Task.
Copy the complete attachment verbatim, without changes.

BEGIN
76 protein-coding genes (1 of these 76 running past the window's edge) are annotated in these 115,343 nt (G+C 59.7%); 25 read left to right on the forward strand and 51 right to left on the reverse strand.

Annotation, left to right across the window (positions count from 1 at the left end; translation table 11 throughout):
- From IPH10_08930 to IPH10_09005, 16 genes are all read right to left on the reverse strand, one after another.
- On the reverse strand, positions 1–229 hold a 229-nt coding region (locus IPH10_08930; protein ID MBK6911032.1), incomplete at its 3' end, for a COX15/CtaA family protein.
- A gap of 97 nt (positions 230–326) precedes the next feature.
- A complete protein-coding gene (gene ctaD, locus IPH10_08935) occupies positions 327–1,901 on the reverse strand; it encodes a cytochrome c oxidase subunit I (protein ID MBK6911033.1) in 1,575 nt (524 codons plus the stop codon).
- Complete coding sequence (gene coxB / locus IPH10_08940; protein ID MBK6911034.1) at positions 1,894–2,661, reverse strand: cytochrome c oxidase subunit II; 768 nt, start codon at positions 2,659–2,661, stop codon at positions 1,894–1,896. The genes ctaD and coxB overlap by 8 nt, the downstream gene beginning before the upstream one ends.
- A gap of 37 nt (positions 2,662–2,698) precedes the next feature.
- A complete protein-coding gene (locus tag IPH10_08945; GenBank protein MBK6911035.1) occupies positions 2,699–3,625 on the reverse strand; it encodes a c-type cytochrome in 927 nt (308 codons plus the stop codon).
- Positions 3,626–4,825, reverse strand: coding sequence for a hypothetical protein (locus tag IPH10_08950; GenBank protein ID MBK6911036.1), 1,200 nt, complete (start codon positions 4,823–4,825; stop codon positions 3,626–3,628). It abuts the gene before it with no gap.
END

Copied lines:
76 protein-coding genes (1 of these 76 running past the window's edge) are annotated in these 115,343 nt (G+C 59.7%); 25 read left to right on the forward strand and 51 right to left on the reverse strand.

Annotation, left to right across the window (positions count from 1 at the left end; translation table 11 throughout):
- From IPH10_08930 to IPH10_09005, 16 genes are all read right to left on the reverse strand, one after another.
- On the reverse strand, positions 1–229 hold a 229-nt coding region (locus IPH10_08930; protein ID MBK6911032.1), incomplete at its 3' end, for a COX15/CtaA family protein.
- A gap of 97 nt (positions 230–326) precedes the next feature.
- A complete protein-coding gene (gene ctaD, locus IPH10_08935) occupies positions 327–1,901 on the reverse strand; it encodes a cytochrome c oxidase subunit I (protein ID MBK6911033.1) in 1,575 nt (524 codons plus the stop codon).
- Complete coding sequence (gene coxB / locus IPH10_08940; protein ID MBK6911034.1) at positions 1,894–2,661, reverse strand: cytochrome c oxidase subunit II; 768 nt, start codon at positions 2,659–2,661, stop codon at positions 1,894–1,896. The genes ctaD and coxB overlap by 8 nt, the downstream gene beginning before the upstream one ends.
- A gap of 37 nt (positions 2,662–2,698) precedes the next feature.
- A complete protein-coding gene (locus tag IPH10_08945; GenBank protein MBK6911035.1) occupies positions 2,699–3,625 on the reverse strand; it encodes a c-type cytochrome in 927 nt (308 codons plus the stop codon).
- Positions 3,626–4,825, reverse strand: coding sequence for a hypothetical protein (locus tag IPH10_08950; GenBank protein ID MBK6911036.1), 1,200 nt, complete (start codon positions 4,823–4,825; stop codon positions 3,626–3,628). It abuts the gene before it with no gap.